EN | DE | PT Get help How to study Login Register

Register now and grab your free ultimate anatomy study guide!

Extensor pollicis brevis muscle

Attachments, innervation and function of the extensor pollicis brevis muscle.

Your first video. Move on to the quiz below to solidify your knowledge



Hey there everybody! It’s Matt from Kenhub, and in this tutorial, we will discuss the extensor pollicis brevis. The extensor pollicis brevis muscle is one of the five deep extensors of the forearm. This group of muscles can be easily palpated as they form the surface of the distal forearm and the wrist. The extensor pollicis longus lies on the medial side of the abductor pollicis longus and is found on the dorsal side of the forearm. The extensor pollicis brevis originates more distally at the posterior side of the radius and the interosseus membrane and has its insertion at the base of the proximal phalanx of the thumb.

Like all extensors of the forearm, this muscle is innervated by a deep branch of the radial branch which you’re seeing here highlighted in green on this image. The radial nerve divides into a superficial branch and deep branch at the height of the radial head. While the superficial branch runs along the brachioradialis, the deep branch continues between the two layers of the supinator. There, it penetrates the supinator muscle and branches off as the posterior interosseus nerve which is responsible for the innervation of almost all deep extensors.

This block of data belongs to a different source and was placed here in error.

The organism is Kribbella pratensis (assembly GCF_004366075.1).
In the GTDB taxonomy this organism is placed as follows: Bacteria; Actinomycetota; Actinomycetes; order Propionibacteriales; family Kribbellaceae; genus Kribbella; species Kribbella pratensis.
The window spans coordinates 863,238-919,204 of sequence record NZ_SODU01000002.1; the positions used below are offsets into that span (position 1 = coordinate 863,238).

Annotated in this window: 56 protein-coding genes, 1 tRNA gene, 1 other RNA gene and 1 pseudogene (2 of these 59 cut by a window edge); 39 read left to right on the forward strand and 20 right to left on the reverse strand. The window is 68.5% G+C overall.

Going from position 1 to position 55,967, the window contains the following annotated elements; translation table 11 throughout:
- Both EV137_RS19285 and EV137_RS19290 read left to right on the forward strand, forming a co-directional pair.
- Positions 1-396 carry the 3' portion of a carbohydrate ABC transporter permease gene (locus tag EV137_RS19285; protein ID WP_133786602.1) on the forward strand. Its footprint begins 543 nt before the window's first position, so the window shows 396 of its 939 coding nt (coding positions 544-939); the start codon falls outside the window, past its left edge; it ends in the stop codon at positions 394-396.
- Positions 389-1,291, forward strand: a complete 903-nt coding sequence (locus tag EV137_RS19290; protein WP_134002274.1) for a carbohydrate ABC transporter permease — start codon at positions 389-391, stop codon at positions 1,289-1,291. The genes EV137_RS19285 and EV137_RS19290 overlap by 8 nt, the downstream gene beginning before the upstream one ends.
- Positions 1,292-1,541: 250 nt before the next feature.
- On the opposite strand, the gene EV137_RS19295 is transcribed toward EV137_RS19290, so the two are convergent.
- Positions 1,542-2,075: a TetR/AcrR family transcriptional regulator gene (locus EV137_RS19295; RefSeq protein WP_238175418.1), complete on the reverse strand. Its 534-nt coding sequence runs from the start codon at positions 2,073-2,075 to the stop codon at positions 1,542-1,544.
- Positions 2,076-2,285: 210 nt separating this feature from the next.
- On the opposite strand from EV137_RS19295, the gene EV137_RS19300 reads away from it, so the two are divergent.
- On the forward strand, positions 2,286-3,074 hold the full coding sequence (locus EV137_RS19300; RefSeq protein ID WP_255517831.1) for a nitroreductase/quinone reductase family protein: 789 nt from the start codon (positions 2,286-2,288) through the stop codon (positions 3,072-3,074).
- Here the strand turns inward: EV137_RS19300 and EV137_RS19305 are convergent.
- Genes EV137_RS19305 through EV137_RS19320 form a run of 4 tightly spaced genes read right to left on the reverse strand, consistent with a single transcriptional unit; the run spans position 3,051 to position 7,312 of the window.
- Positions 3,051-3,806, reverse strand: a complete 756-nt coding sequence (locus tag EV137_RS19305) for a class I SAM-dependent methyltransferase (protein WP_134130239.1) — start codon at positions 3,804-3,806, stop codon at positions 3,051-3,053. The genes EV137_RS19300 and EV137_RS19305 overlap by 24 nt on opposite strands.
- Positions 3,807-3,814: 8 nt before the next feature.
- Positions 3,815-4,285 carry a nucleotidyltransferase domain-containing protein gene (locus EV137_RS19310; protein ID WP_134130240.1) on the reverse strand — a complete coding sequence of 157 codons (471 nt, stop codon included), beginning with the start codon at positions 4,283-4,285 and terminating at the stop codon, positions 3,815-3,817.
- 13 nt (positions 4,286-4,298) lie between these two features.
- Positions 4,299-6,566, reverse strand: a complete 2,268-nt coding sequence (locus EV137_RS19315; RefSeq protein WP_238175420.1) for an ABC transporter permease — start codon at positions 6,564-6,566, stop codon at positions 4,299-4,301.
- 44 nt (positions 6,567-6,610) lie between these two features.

A triangular depression lies at the radial side of the dorsum of the hand which becomes even more prominent during hand extension. It is commonly referred to as the anatomical snuffbox or radial fossa. The depression is framed by the radius and both the tendons of the extensor pollicis longus and of the extensor pollicis brevis.

The main function of the deep extensors is to move the joints of the hand and fingers. The extensor pollicis brevis extends and abducts the thumb in the saddle and at the metacarpophalangeal joints, which also leads to a radial deviation at the wrist.

This video is more fun than reading a textbook, right? If you want more videos, interactive quizzes, articles, and an atlas of human anatomy, click on the “Take me to Kenhub” button. It is time to say goodbye to your old textbooks and say hello to your new anatomy learning partner, Kenhub!

See you there!

Register now and grab your free ultimate anatomy study guide!